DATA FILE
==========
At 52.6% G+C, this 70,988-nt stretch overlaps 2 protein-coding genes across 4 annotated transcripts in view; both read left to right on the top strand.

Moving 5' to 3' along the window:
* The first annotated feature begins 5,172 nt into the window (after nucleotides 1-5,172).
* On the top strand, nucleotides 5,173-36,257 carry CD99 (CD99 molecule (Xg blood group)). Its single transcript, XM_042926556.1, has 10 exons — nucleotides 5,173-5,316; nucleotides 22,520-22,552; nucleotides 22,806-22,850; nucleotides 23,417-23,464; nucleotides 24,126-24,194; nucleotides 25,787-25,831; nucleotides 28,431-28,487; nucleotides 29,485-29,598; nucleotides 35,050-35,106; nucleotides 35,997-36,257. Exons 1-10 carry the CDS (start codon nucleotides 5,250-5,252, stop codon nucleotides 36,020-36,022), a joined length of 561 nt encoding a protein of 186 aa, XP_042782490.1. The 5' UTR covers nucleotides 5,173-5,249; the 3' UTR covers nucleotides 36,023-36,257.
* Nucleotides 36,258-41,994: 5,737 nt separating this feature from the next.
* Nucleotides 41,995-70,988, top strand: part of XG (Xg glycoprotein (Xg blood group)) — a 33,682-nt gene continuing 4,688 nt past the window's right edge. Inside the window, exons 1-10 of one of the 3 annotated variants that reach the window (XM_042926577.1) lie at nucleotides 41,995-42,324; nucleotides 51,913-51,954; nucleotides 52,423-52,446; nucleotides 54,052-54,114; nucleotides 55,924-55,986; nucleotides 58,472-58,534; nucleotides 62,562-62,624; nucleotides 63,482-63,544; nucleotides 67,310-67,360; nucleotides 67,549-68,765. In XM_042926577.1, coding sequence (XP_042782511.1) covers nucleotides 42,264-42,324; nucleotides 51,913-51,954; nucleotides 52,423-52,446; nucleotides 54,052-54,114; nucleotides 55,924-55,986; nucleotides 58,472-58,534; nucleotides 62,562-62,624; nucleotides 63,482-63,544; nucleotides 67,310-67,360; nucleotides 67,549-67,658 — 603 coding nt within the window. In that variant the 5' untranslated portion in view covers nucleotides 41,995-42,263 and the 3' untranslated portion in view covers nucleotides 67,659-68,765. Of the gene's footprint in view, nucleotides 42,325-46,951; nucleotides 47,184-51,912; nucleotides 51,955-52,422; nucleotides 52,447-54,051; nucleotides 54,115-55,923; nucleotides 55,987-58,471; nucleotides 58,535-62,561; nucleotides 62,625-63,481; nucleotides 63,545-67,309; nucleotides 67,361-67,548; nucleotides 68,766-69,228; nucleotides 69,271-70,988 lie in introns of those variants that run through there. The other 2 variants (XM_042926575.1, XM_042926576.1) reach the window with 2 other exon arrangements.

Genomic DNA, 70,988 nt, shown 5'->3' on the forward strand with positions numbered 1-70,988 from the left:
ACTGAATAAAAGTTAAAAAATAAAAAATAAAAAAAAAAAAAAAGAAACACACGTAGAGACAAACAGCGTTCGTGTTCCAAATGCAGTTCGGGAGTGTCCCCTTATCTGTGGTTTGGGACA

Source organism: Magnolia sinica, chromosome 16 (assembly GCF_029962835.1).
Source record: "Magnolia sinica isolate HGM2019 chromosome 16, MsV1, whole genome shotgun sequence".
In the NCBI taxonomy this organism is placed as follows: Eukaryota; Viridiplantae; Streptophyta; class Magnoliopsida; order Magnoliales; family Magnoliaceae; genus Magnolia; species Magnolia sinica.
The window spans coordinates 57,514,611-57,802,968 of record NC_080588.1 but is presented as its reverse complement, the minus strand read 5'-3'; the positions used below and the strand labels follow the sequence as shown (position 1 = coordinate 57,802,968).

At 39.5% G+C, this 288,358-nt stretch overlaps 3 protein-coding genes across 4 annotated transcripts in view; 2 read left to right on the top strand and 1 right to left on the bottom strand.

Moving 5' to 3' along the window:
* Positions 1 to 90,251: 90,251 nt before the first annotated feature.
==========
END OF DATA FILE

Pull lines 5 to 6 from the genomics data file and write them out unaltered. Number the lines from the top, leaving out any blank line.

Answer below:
* Nucleotides 36,258-41,994: 5,737 nt separating this feature from the next.
* Nucleotides 41,995-70,988, top strand: part of XG (Xg glycoprotein (Xg blood group)) — a 33,682-nt gene continuing 4,688 nt past the window's right edge. Inside the window, exons 1-10 of one of the 3 annotated variants that reach the window (XM_042926577.1) lie at nucleotides 41,995-42,324; nucleotides 51,913-51,954; nucleotides 52,423-52,446; nucleotides 54,052-54,114; nucleotides 55,924-55,986; nucleotides 58,472-58,534; nucleotides 62,562-62,624; nucleotides 63,482-63,544; nucleotides 67,310-67,360; nucleotides 67,549-68,765. In XM_042926577.1, coding sequence (XP_042782511.1) covers nucleotides 42,264-42,324; nucleotides 51,913-51,954; nucleotides 52,423-52,446; nucleotides 54,052-54,114; nucleotides 55,924-55,986; nucleotides 58,472-58,534; nucleotides 62,562-62,624; nucleotides 63,482-63,544; nucleotides 67,310-67,360; nucleotides 67,549-67,658 — 603 coding nt within the window. In that variant the 5' untranslated portion in view covers nucleotides 41,995-42,263 and the 3' untranslated portion in view covers nucleotides 67,659-68,765. Of the gene's footprint in view, nucleotides 42,325-46,951; nucleotides 47,184-51,912; nucleotides 51,955-52,422; nucleotides 52,447-54,051; nucleotides 54,115-55,923; nucleotides 55,987-58,471; nucleotides 58,535-62,561; nucleotides 62,625-63,481; nucleotides 63,545-67,309; nucleotides 67,361-67,548; nucleotides 68,766-69,228; nucleotides 69,271-70,988 lie in introns of those variants that run through there. The other 2 variants (XM_042926575.1, XM_042926576.1) reach the window with 2 other exon arrangements.